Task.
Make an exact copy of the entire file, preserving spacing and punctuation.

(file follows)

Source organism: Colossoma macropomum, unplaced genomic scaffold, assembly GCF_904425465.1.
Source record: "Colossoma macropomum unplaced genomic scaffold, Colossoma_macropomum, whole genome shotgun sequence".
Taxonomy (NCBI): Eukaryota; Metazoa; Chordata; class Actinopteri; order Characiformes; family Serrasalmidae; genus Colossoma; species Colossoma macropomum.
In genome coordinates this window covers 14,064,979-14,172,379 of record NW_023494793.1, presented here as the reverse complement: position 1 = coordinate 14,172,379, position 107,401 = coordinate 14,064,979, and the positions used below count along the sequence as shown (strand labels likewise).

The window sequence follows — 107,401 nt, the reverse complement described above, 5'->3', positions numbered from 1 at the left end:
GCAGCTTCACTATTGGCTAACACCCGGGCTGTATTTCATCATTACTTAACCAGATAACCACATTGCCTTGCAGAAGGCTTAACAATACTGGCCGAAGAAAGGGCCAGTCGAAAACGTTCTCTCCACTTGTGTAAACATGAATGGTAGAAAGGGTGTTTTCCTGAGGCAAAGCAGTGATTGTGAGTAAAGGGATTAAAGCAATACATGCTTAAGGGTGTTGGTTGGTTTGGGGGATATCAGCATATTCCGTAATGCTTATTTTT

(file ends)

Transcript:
Source organism: Colossoma macropomum, unplaced genomic scaffold, assembly GCF_904425465.1.
Source record: "Colossoma macropomum unplaced genomic scaffold, Colossoma_macropomum, whole genome shotgun sequence".
Taxonomy (NCBI): Eukaryota; Metazoa; Chordata; class Actinopteri; order Characiformes; family Serrasalmidae; genus Colossoma; species Colossoma macropomum.
In genome coordinates this window covers 14,064,979-14,172,379 of record NW_023494793.1, presented here as the reverse complement: position 1 = coordinate 14,172,379, position 107,401 = coordinate 14,064,979, and the positions used below count along the sequence as shown (strand labels likewise).

The window sequence follows — 107,401 nt, the reverse complement described above, 5'->3', positions numbered from 1 at the left end:
GCAGCTTCACTATTGGCTAACACCCGGGCTGTATTTCATCATTACTTAACCAGATAACCACATTGCCTTGCAGAAGGCTTAACAATACTGGCCGAAGAAAGGGCCAGTCGAAAACGTTCTCTCCACTTGTGTAAACATGAATGGTAGAAAGGGTGTTTTCCTGAGGCAAAGCAGTGATTGTGAGTAAAGGGATTAAAGCAATACATGCTTAAGGGTGTTGGTTGGTTTGGGGGATATCAGCATATTCCGTAATGCTTATTTTT